Feedreader error


SharpReaderSharpReader synchronises with all the feeds pretty quickly. However, it uses the same interface like the others of separating each feed’s entries into separate messages.



Pluck Firefox editionPluck Firefox edition was tested next. It basically is a Firefox extension which uses a sidebar and also the status bar to notify of new updates. So it’s sort of a hybrid RSS reader being half desktop and web based. Overall, it seems pretty decent, displays feed entries sequentially without having to click through one by one. Unfortunately during testing, there were noticeable slowdowns at times when loading certain feeds, and certain feeds had entries which overflowed and overlapped the next one (might not be Pluck’s fault). Besides that, being a Firefox extension, this probably increases the memory usage of Firefox even further, which probably is something I would want to avoid.

I tried out the web edition of Pluck as well which is supposed to work like Bloglines. It is very very slow and had very bad usability which might explain why this edition is so well hidden on Pluck’s website (I had to use Google to search for it XD).

Best Two RSS readers

Now for the last two RSS readers which I believe are the closest in being able to replace Bloglines: Greatnews and Newsgator.


GreatnewsGreatnews was recommended to me by Khim Hoe as he uses it on a daily basis. First thing that surprised me was the blistering speed it had when doing an update on all the feeds especially when compared to the other desktop based RSS readers. Next plus about it was it did not render the feeds as separated email messages by default. And lastly, it uses CSS to determine how your feeds are displayed which can be tweaked to your hearts content. It even has a function to synchronize and retrieve feeds from Bloglines, but this would be pointless if Bloglines were to go down.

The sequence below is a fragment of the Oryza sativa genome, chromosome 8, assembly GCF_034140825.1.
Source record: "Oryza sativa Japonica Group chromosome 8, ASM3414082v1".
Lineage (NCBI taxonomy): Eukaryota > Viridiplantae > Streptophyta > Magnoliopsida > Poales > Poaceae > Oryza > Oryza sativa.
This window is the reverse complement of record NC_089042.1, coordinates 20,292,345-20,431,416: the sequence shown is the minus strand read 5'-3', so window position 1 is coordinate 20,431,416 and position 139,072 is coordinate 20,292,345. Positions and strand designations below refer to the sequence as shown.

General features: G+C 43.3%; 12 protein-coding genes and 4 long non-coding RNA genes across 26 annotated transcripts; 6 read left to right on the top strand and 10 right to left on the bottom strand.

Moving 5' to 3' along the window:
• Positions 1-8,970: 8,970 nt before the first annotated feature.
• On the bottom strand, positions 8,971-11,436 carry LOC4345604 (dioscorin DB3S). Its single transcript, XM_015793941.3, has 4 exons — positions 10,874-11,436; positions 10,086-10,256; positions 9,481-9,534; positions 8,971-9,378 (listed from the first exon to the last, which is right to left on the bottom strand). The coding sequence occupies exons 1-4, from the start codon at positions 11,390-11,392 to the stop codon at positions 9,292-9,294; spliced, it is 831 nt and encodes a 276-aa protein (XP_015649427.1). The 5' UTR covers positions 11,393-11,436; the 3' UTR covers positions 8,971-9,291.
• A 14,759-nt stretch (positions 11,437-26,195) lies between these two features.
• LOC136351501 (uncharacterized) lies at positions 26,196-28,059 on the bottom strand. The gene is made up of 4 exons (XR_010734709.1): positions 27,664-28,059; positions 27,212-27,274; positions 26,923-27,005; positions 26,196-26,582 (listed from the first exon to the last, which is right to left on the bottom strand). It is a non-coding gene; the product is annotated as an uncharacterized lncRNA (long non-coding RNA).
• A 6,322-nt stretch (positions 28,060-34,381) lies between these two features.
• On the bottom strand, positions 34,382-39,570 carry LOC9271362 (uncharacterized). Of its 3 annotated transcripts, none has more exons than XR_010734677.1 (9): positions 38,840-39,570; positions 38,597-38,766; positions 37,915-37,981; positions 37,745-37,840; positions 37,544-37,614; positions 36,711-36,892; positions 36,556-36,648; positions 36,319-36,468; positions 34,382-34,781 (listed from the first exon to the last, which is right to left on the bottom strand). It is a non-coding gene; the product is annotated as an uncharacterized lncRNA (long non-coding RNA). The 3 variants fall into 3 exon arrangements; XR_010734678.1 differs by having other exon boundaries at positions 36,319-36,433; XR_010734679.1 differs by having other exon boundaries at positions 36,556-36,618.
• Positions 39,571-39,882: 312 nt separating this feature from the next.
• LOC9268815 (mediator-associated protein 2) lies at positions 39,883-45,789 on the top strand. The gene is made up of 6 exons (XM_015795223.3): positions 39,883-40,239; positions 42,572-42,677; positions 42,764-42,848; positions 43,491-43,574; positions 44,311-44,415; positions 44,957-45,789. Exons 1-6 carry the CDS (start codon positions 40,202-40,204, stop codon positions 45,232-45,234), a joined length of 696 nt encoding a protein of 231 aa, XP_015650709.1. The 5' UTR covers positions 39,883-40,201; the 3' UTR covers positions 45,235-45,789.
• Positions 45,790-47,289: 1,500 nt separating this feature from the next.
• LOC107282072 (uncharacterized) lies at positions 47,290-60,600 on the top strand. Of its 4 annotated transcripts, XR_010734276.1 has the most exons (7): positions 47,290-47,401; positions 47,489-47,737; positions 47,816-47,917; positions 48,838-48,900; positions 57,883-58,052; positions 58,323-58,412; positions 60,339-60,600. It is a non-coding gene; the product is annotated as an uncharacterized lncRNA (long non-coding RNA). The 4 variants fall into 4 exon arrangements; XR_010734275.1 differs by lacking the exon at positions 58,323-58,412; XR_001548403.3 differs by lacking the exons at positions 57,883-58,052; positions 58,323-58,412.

The only issue I had with it was the integration with IE as the rendering engine as I’m not able to use the extensions I have in Firefox which I am accustomed to as clicking on the feed titles or external links would open up as a separate tab in Greatnews itself. I tried changing the setting to open up links in Firefox instead, but having to go back and forth between the 2 applications got quite annoying over time (as opposed to Bloglines which would be just a switch between tabs). Its greatness was somewhat marred as I discovered a bug with feeds which use FeedBurner within an hour of using it (which is fixed in the latest nightly build).


NewsgatorNewsgator on the other hand is very similar to Bloglines as it is a web based RSS reader as well. Basic functionality was at par with Bloglines, but I yet again I found some weaknesses. As opposed to Bloglines which have a two pane setup using frames, Newsgator has both the feeds and content on the same page, so every click on another feed would require the whole page to reload again which makes it sluggish. It didn’t help either that the page loading times were a little slow as well.

Summary & Conclusion

After going through all the alternative RSS readers I have tested, I have a few points to make. Desktop based RSS readers seem to be lagging behind web based ones in terms of the features as well as usability. Next, it needs to synchronise with each and every feed’s server which you subscribe to on an interval which you set which may take a while and use up bandwidth that could’ve been saved by using a web based service. Lastly, a web based service allows you to access all your feeds anywhere which I have pointed out in my previous post.

BloglinesNow to conclude on the reader which I would readily switch to. My answer is, none of those tested. XD In my opinion, Bloglines has the best interface, featureset, speed and the ability to handle a lot of feeds. Newsgator comes close, but unfortunately not close enough to compel a switch. Greatnews is probably the most promising desktop based RSS reader I’ve tried, although there still might be bugs in it which need to be ironed out.

To create some form of redundancy in case Bloglines goes down, you could create a Newsgator account and import all your feeds from Bloglines which I have resolved to doing (they’ve posted an entry here with regards to the last interruption). :D Maybe things would’ve been better if it was Google who acquired Bloglines instead of Ask Jeeves? :P